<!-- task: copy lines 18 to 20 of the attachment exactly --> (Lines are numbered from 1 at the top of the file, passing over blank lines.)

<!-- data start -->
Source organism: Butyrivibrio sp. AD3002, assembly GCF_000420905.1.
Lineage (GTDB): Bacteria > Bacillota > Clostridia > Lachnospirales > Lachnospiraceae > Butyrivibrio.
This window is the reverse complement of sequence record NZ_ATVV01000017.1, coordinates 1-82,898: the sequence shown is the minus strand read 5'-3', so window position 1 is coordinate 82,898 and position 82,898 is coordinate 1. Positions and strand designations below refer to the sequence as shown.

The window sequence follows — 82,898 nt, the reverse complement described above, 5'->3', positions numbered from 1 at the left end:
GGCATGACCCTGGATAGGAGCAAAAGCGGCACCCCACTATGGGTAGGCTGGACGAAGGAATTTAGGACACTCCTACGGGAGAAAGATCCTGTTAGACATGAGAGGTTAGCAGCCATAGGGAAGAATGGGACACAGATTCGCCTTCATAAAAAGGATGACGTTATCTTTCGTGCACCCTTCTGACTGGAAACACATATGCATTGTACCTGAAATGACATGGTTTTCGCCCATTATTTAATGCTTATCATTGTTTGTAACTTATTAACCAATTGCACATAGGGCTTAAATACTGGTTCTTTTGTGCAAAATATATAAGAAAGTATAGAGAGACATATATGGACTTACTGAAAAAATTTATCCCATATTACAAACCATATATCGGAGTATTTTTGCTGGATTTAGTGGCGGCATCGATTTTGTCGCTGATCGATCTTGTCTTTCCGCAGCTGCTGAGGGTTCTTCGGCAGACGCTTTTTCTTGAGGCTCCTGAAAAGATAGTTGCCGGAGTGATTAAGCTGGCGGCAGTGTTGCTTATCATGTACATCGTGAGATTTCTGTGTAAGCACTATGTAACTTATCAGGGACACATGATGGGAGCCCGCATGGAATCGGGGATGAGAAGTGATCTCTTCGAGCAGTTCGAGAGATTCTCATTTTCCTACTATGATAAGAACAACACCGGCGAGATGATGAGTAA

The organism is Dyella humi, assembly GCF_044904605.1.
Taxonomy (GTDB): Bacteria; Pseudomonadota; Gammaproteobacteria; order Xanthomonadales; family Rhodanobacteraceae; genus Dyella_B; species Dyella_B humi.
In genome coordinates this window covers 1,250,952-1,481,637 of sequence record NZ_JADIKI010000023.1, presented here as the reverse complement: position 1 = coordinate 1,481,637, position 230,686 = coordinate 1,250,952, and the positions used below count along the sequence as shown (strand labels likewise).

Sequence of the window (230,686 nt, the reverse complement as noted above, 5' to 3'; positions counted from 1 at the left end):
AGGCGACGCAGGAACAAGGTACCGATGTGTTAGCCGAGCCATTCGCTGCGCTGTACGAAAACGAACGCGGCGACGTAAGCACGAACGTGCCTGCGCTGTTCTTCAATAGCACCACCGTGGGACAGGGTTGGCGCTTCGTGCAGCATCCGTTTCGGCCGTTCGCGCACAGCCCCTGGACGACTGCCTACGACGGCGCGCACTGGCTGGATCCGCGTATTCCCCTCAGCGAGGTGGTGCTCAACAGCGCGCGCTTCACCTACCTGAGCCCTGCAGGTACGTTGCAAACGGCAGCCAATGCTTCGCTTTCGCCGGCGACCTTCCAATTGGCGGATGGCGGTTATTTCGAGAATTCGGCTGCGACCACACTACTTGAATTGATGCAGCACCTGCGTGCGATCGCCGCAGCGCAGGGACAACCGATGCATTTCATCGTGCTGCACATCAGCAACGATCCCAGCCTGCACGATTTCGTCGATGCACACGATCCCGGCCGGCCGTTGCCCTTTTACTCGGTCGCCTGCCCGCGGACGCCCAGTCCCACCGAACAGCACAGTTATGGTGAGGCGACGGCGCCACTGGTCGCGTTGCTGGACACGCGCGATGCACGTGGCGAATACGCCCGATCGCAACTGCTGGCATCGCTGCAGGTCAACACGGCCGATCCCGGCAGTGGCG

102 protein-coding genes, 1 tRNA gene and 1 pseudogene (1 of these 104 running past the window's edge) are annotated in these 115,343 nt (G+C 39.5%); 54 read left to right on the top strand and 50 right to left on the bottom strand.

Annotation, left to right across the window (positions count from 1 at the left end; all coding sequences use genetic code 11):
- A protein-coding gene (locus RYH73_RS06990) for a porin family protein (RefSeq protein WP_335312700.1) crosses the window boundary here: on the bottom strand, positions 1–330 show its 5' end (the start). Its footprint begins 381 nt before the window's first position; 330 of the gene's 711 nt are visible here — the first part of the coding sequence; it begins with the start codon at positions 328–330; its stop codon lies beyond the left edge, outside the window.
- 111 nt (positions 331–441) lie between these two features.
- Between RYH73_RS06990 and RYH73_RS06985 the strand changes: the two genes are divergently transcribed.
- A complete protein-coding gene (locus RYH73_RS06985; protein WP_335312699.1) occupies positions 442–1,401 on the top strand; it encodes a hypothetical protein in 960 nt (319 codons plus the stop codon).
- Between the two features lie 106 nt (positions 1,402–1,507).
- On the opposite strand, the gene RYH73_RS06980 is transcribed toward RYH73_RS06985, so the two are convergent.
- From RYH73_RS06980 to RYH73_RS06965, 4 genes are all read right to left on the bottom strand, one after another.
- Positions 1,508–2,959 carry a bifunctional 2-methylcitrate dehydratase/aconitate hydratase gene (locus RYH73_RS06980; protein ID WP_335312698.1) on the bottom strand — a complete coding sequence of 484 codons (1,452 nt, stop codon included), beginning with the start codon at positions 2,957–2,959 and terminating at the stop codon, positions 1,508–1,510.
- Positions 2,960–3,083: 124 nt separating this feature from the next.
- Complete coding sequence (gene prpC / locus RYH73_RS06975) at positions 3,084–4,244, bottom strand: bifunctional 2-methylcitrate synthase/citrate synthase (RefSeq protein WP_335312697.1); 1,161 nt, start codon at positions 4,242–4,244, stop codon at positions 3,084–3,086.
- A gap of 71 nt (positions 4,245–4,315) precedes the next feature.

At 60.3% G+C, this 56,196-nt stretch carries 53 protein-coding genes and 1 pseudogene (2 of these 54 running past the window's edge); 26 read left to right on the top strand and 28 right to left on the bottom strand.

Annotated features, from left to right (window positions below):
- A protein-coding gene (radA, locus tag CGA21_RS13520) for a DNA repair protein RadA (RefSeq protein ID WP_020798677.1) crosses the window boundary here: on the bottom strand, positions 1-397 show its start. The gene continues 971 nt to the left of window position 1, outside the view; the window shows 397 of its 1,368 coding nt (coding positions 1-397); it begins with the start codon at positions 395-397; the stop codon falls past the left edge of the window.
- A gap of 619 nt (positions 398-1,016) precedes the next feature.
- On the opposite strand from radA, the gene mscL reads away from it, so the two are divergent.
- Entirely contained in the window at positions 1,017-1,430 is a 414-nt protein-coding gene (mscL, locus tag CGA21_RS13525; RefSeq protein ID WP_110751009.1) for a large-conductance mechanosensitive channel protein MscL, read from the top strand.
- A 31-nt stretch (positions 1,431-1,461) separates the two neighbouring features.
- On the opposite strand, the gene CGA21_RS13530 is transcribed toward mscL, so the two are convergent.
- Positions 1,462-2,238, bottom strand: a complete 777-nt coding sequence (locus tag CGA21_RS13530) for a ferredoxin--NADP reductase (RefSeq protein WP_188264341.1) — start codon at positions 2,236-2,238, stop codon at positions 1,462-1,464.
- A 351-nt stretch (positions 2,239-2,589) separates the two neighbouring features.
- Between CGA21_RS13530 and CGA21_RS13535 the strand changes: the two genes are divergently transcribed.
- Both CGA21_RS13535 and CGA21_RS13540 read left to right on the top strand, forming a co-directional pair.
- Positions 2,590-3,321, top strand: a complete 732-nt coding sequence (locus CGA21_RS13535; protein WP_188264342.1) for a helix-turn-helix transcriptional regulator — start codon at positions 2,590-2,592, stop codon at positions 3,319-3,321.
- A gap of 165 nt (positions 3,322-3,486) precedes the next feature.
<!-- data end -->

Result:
- On the opposite strand, the gene RYH73_RS06980 is transcribed toward RYH73_RS06985, so the two are convergent.
- From RYH73_RS06980 to RYH73_RS06965, 4 genes are all read right to left on the bottom strand, one after another.
- Positions 1,508–2,959 carry a bifunctional 2-methylcitrate dehydratase/aconitate hydratase gene (locus RYH73_RS06980; protein ID WP_335312698.1) on the bottom strand — a complete coding sequence of 484 codons (1,452 nt, stop codon included), beginning with the start codon at positions 2,957–2,959 and terminating at the stop codon, positions 1,508–1,510.